Rand Paul Stance on Segregation Has Antique Quality to It

Blair L.M. Kelley addresses Paul's outdated stance on segregation.

Posted:
 

Rand Paul has some rather out-of-date thoughts on segregation and Professor Blair L.M. Kelley intellectually throat chops him for them on Salon

It seems as though Rand Paul, the Republican candidate for the United States Senate from Kentucky, son of Texas Rep. Ron Paul, and self-proclaimed representative of the Tea Party movement, has some serious difficulty explaining his approach to questions of race and civil rights. During an appearance on MSNBC’s Rachel Maddow Show, Paul started by saying that he liked civil rights and opposed discrimination; he even claimed he would have marched with Martin Luther King had he been old enough. However, he suggested that he would seek to end the parts of the Civil Rights Act of 1964 that required privately-owned businesses that served the public to desegregate. Just as Paul was misrepresenting his ability to join the 1963 March on Washington (he was born in 1963), he was also attempting the impossible feat of appropriating King’s legacy while arguing for dismantling one of the movement’s most substantive victories.

...

According to Paul, the historic battle to be served at lunch counters at Woolworths or Kress stores, or use the public restrooms or water fountains in those stores was, in fact, an intrusion. For Paul, the desegregation of these businesses was a kind of "government takeover" that infringed on the First Amendment rights of segregationist business owners to say "abhorrent things."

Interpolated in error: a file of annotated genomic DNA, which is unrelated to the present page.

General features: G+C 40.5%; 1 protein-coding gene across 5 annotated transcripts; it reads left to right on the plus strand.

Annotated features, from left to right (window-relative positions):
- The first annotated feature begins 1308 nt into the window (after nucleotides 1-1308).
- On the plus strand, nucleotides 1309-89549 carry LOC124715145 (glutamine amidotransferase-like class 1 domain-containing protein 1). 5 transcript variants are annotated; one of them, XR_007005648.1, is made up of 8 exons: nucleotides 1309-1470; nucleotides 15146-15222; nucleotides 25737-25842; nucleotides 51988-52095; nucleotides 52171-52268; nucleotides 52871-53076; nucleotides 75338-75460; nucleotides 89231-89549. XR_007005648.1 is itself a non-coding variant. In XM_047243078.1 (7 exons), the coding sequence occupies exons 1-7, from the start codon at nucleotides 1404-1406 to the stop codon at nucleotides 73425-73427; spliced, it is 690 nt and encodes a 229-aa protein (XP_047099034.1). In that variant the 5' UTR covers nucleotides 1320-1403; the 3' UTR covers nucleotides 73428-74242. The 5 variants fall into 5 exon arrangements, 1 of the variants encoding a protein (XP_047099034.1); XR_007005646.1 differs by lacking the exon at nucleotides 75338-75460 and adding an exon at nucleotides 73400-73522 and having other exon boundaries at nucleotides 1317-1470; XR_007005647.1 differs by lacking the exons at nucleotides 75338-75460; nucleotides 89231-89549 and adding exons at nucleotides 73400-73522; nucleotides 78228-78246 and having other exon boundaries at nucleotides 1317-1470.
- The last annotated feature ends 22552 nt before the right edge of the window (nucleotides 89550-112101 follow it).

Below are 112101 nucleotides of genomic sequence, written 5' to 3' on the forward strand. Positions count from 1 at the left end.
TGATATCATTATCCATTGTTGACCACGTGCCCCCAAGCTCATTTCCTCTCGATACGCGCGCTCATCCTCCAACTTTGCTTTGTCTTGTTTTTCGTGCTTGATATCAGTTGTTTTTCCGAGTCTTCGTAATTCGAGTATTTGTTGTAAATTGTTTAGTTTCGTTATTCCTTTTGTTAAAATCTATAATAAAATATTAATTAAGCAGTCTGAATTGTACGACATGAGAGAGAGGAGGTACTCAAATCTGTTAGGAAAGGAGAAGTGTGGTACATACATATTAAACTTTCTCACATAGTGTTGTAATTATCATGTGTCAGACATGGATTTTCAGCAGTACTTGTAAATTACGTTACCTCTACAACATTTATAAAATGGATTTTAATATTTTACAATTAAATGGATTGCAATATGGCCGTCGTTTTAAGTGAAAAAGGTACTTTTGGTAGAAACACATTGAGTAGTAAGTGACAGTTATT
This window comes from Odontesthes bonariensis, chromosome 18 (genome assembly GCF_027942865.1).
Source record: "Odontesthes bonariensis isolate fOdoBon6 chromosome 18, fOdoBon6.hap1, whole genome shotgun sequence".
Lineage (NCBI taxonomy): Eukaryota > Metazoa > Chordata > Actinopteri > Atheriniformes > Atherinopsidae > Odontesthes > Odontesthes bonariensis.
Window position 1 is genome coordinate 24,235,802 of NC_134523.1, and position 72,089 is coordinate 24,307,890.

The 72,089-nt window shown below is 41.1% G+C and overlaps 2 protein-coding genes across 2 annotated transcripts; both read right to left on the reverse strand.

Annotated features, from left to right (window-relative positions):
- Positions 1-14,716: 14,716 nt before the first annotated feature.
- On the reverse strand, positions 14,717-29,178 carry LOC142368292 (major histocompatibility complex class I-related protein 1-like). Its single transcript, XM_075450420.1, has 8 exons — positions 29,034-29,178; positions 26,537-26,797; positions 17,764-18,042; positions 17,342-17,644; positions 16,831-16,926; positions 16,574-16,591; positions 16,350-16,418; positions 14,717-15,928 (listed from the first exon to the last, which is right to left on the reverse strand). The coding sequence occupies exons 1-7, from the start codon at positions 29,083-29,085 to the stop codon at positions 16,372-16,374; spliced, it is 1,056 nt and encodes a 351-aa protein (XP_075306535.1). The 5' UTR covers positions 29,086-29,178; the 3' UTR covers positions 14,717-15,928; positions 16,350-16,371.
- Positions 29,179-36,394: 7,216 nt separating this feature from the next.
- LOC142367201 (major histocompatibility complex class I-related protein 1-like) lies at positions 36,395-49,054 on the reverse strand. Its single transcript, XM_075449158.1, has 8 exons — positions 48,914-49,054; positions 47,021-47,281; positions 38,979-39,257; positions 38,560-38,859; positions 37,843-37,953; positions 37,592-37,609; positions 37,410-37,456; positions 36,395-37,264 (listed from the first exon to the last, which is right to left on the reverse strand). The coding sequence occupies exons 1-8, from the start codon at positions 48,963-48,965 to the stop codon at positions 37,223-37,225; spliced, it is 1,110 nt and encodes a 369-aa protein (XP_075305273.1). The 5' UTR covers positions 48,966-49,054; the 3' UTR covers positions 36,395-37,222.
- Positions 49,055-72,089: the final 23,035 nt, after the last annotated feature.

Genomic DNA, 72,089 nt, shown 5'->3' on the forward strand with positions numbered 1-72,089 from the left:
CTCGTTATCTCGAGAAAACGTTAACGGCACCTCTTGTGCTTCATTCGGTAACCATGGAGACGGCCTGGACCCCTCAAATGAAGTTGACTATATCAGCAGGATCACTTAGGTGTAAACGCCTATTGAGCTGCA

Paul’s comments echo the arguments made for segregation in his state before the turn of the 20th century. In 1891 it was State Senator Tipton Miller from rural Calloway County, Kentucky who proposed a new law requiring railroads "to furnish separate coaches or cars for the travel or transportation of the white and colored passengers." It detailed an efficient and cost effective means for privately owned railroad lines to divide passengers that left blacks jammed behind uncomfortable partitions marked with "appropriate words in plain letters indicating the race for which it is set apart." Segregation was favored by businesses in Kentucky and the new law was a way to codify the preferences of white passengers throughout the state.